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Tech 21 Fuzz & Chorus

Issue #20

In GI issue 19 Rick Graham was so impressed with Tech 21's Boost Distortion and Boost Overdrive pedals that we dialled-up two more for him - a fuzz and a chorus. Can the New Jersey-based manufacturer maintain such a high standard right across the range? 

Regular readers (you are regular readers I hope?!) will recall that in issue 19 I reviewed two US-made Tech 21 pedals - a Boost Distortion and a Boost Overdrive, concluding that they were really excellent stomp boxes of the highest quality.

To save you nipping back to issue 19 to read the earlier reviews just now, let me repeat here what I said about the technical details they share. Maybe after you've read this issue's reviews, then you can go back to hear for yourselves why I liked the previous two so much!

So, to recap, like all of Tech 21's pedals, the company says its Boost Fuzz is constructed using high quality individually-selected, hand-biased, discreet components, aimed at delivering optimised performance with studio-quiet operation. The distinctive feature of all the 'Boost' range is a very useful boost function.


The Boost Fuzz features four main rotary controls which are, from left to right: Level, Tone, Drive and Sag, with the Boost control being located directly underneath these. It delivers up to an impressive 21dB of clean boost, which can be used independently from the actual effect itself. It is a true post-boost, which means that it raises the level of the original signal, without smothering it in unwanted distortion. In use, the Boost Fuzz pedal seems to me to take us back a decade even further than the Boost Overdrive - to the 1960s, in fact.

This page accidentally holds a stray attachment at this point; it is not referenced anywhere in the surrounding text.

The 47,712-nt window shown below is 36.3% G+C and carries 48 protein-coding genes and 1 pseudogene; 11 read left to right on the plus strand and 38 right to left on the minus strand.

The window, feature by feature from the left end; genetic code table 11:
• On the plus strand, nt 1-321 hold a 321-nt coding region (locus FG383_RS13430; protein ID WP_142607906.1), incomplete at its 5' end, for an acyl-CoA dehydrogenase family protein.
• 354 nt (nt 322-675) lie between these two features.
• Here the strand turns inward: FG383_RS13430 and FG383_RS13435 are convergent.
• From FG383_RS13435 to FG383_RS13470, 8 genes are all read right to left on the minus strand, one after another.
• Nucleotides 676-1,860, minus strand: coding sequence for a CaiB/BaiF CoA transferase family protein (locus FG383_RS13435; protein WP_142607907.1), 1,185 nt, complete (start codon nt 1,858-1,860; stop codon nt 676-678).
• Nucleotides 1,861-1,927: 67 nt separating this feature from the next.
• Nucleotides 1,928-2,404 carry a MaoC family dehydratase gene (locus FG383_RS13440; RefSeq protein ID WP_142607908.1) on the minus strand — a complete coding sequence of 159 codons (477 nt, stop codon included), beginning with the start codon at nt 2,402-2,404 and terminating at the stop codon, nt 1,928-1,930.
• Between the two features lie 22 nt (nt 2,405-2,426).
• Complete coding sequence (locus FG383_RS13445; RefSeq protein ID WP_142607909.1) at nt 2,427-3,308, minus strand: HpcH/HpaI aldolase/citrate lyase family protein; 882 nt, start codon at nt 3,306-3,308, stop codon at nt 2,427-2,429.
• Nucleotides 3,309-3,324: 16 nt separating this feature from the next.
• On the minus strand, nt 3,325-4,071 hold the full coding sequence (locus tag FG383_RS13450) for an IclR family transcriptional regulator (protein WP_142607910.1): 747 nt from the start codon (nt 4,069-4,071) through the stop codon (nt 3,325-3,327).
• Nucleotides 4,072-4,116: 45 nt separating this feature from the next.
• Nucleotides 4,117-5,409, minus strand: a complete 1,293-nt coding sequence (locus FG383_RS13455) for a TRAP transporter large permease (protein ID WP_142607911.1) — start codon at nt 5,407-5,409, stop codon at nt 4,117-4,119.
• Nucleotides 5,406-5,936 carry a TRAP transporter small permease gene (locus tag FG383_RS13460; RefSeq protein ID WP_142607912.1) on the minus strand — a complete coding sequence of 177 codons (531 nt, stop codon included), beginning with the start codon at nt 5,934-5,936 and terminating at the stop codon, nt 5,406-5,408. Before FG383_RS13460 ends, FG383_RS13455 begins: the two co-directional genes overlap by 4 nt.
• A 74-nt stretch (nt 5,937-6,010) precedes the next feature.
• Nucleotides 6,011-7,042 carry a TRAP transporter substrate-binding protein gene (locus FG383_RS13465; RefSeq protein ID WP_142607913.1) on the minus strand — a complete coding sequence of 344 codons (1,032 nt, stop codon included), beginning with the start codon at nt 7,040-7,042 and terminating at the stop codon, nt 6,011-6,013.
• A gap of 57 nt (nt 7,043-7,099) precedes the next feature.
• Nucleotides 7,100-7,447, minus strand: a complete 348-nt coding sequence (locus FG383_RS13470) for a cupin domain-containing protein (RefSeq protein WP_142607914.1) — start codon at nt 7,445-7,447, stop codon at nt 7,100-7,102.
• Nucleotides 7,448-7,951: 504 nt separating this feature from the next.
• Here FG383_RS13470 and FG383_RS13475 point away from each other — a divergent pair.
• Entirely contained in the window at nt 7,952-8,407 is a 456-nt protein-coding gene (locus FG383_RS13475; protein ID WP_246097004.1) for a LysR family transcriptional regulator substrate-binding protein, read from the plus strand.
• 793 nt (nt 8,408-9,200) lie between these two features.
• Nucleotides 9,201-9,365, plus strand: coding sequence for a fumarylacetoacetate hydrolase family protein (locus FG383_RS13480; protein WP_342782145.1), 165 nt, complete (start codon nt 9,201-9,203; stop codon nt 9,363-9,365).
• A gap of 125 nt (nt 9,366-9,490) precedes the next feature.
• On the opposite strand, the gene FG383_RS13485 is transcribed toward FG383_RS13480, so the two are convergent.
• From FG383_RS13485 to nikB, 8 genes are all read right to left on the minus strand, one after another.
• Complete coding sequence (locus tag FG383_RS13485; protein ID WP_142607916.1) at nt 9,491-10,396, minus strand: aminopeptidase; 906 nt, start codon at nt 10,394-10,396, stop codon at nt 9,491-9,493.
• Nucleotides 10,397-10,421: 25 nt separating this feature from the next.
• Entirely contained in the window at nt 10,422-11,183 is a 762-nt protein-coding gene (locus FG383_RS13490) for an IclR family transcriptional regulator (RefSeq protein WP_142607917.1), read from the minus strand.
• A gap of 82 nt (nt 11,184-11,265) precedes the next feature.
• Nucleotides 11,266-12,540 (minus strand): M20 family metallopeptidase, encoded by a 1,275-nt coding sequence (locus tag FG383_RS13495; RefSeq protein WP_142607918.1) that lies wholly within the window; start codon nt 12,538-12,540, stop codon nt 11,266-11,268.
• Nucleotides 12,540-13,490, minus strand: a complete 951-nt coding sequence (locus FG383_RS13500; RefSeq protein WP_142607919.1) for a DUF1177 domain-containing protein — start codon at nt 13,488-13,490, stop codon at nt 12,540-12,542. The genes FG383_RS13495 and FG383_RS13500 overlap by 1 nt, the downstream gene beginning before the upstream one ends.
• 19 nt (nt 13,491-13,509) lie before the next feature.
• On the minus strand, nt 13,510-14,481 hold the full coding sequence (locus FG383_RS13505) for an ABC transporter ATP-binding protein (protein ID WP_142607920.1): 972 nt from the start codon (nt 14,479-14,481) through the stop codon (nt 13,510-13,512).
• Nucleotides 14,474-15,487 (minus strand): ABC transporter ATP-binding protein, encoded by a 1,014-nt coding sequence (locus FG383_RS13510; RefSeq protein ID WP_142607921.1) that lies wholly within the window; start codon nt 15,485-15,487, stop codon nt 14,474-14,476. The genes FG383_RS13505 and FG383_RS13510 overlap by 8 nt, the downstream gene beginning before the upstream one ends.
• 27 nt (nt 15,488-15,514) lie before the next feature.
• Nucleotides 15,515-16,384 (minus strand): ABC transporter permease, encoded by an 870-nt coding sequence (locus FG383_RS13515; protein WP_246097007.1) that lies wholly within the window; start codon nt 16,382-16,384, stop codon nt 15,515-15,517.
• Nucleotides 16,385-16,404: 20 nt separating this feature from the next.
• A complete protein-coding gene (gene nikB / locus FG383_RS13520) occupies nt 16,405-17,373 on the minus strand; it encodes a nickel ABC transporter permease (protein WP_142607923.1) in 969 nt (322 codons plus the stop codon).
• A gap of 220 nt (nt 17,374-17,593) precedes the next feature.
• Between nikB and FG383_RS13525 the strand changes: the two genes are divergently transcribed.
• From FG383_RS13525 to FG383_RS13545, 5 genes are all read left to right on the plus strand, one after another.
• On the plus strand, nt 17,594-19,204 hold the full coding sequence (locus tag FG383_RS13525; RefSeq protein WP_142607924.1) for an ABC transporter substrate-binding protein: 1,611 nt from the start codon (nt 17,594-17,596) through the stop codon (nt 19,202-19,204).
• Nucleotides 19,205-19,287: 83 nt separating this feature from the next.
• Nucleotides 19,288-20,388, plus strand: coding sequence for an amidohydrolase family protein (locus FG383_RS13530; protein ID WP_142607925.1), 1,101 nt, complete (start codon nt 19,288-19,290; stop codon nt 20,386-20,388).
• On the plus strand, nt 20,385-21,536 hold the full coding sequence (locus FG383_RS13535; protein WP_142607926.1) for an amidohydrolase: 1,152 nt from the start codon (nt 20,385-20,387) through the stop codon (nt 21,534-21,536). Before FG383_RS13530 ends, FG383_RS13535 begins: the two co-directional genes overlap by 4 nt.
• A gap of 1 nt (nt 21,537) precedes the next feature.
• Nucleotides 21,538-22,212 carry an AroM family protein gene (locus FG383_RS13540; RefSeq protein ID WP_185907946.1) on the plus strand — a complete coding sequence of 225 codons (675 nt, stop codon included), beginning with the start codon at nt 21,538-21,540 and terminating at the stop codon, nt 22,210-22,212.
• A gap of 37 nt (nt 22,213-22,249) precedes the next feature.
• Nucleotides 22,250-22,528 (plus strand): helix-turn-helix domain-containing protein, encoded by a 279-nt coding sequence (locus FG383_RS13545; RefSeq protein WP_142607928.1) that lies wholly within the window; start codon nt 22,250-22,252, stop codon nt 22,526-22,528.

Right from the outset the Boost Fuzz did an exceptionally good job of recreating that classic creamy germanium fuzz sound. Tweaking the tone control allowed for a variety of different fuzz sounds and with the help of some suggested settings supplied with the pedal, it was easy to recreate the sounds of some classic but different sounding fuzz pedals. It's easy to hear the wide ranging fuzz tones simply by sweeping the tone control from min to max. The Sag control really works well with this pedal and allows for a very pronounced pick attack, resulting in a remarkably dynamic and organic sounding tone with seemingly endless sustain. Pair this up with a slightly overdriven amp and you're in Hendrix territory in no time at all!

Lots of pedals today claim to recreate the classic germanium fuzz sound but very few are actually capable of doing a good job of it. I'm happy to report that Tech 21's Boost Fuzz,on the other hand, does it exceptionally well, making it a sure fire winner for those with their ears firmly hooked on those unique '60's sounds. A superb pedal!


The Boost Chorus pedal features six main rotary controls which are, from left to right: Mix, Tone, Speed, Pre-Delay, Level and Depth Controls. The Mix allows you to control how much of the chorus sound you want i.e. min is dry and max is wet. Speed control is the speed of the chorus effect. Next is the Pre-Delay, which alters the chorus range to produce effects from flange/chorus, to regular chorus, to chorus/doubler. The Level control offers increasing amounts of boost to 

compensate for the perceived volume loss with the chorus. Finally, the Depth alters the chorus depth. The pedal also features a bonus in the Multi Voice switch, which allows for multiple chorus voices of an ensemble-style effect.

The main focus behind the Boost Chorus is the recreation of the rich and smooth sounding Chorus effects prevalent in the '70s but adding some new features that allow the pedal to achieve slapback, echo, flanging and doubling effects.

Once again, the pedal immediately impressed. This one delivers high quality, beautifully full and rich chorus effects with pristine sound quality. While it's relatively simple to get your head around, there is plenty of room for creating a wide variety of effects too, so it comes in very handy to refer to the suggested settings that Tech 21 have provided. You'll find settings which emulate some of the classic pedals of that era, such styles as CE-1, CE-2, Micro Chorus, Small Clone, Poly Chorus, Tri-mode Chorus amongst others. The multi-voice switch proved to be a great extra, adding dimension and thickening the sound with additional choral voicings. This seemed to work very well with an overdriven signal.

The Boost Chorus by Tech 21 is quite simply a fantastic Chorus pedal. I'm at risk of repeating myself, but what else can I say? All four of these Tech 21 units were simply of the highest quality. Not the cheapest but clearly among the best pro units around.

Ig 20 Cover

Issue #75

Peter Green / Ivar Bjørnson

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